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Introduction to Game Theory

Aug 26, 2014

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Table of Contents1.1 Choices .....................................................................................................................................2 2.1 Decisions and Games.....3 2.2 What is decision theory?............................................................................................................4 2.2.1 Theoretical questions about decisions....4 2.3 A truly interdisciplinary subject.....5 2.4 Normative and descriptive theories...6 3.1 Decision processes.........8 3.1.1 Condorcet....8 3.2 Modern sequential models...10 3.3 Non-sequential models.10 4.0 The standard representation of individual decisions....14 4.1 Alternatives..14 4.2 Outcomes and states of nature.....16 4.3 Decision matrices.16 4.4 Information about states of nature...18 5.0 Introduction to Game Theory.20 5.1 Sequential Games.....27 5.2 Simultaneous Games...31 5.3 Equilibrium.35 Conclusion.....37 References..38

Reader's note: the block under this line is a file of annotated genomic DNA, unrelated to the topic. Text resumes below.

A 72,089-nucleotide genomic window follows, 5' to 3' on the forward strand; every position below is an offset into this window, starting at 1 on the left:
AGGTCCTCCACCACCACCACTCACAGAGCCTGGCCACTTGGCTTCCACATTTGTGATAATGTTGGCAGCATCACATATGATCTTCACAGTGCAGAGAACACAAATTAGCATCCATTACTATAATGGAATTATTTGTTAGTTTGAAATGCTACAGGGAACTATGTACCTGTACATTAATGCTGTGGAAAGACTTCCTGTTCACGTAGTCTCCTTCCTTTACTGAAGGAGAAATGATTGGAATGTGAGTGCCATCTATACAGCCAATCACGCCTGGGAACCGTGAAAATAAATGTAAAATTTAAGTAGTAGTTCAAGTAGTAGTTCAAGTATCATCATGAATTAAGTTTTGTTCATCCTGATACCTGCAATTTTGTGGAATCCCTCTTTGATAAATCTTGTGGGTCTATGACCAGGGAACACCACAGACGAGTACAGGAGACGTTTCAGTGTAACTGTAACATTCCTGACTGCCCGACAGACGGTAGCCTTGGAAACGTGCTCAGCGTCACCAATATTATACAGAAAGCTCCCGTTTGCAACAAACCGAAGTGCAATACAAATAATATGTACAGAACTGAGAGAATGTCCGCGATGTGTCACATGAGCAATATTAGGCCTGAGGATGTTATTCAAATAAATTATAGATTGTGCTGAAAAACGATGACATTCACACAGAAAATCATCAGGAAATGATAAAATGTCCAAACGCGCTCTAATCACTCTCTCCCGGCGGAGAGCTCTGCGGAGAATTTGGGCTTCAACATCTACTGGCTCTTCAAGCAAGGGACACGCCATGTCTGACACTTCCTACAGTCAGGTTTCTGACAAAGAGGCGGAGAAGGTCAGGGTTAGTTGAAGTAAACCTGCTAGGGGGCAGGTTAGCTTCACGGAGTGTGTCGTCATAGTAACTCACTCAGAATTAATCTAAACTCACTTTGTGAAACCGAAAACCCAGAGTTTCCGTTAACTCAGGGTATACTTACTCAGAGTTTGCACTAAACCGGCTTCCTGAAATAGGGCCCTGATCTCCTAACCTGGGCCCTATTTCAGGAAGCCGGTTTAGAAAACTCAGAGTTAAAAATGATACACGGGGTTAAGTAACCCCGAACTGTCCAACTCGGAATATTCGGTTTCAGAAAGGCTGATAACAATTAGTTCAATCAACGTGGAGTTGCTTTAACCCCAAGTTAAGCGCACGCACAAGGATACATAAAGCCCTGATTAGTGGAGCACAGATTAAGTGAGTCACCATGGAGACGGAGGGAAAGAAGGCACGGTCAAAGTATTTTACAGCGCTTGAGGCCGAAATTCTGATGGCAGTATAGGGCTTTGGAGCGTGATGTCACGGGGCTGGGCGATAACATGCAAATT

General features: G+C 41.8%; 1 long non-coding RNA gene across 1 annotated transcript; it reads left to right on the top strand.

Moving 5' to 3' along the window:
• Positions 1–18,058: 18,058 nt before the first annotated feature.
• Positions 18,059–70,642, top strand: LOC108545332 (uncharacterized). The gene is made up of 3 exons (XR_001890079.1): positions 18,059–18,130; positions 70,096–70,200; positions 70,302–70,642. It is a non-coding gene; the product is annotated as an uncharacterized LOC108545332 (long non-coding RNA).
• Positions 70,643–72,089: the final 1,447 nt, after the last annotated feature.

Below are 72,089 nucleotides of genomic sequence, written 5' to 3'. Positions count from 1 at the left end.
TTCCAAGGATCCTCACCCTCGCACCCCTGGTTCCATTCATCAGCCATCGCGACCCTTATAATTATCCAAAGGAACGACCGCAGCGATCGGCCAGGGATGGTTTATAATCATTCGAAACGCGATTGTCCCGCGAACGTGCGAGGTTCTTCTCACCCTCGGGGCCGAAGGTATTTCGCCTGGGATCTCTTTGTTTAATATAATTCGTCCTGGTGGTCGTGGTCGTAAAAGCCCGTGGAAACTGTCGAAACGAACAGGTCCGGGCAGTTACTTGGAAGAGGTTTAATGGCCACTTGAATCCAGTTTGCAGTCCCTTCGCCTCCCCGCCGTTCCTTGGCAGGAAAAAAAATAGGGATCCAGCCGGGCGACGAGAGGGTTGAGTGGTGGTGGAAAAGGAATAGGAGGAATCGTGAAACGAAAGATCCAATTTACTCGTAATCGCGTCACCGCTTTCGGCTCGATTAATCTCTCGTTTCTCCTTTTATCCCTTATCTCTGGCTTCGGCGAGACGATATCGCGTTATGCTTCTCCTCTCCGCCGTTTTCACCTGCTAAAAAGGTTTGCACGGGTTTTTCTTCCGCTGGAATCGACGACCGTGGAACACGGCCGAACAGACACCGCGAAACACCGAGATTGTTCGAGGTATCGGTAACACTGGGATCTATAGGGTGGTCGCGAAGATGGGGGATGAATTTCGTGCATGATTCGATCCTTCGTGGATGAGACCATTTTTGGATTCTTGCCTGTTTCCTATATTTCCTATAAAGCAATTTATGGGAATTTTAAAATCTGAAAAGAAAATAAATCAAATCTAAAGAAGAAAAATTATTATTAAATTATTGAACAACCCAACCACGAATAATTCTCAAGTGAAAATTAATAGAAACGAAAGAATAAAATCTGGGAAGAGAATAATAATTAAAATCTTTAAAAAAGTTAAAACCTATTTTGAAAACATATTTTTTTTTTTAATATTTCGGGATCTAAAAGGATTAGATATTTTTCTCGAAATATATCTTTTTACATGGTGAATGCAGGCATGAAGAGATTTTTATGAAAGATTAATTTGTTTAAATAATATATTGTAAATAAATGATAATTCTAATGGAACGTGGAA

CHAPTER 1INTRODUCTION 1.1 Choices Individuals as well as groups have to make decisions in many different contexts. As individuals, we have to make decisions about how to divide our income among different goals and objectives. A firm has to decide among the different things it needs to do in order to compete effectively in the marketplace. Governments need to make decisions about their foreign policy, domestic policy, fiscal policy and monetary policy. Students need to decide among courses they need to take every semester. The list of situations in which individuals have to make a decision is indeed very impressive. When we are faced with decisions, we wonder as to which decision would be best. Sometimes we spend enormous amounts of time and energy agonizing about what to do. Faced with the same alternatives, two individuals may choose quite differently. Is one individual then wrong and the other right? Has one individual made a good decision and the other a bad one? Obviously, the answer to these questions lies in the criteria used to evaluate decisions. As is well-known, individuals have different objectives and diverse interests which may affect their decision making. As a decision problem usually has an objective to be attained and a set of alternative choices with which to achieve it, a Decision Problem or an Optimization Problem has an objective function (the goal to be achieved) and a feasible set or a choice set (the alternative choices). The issue is then which choice will best achieve the specified objective or goal.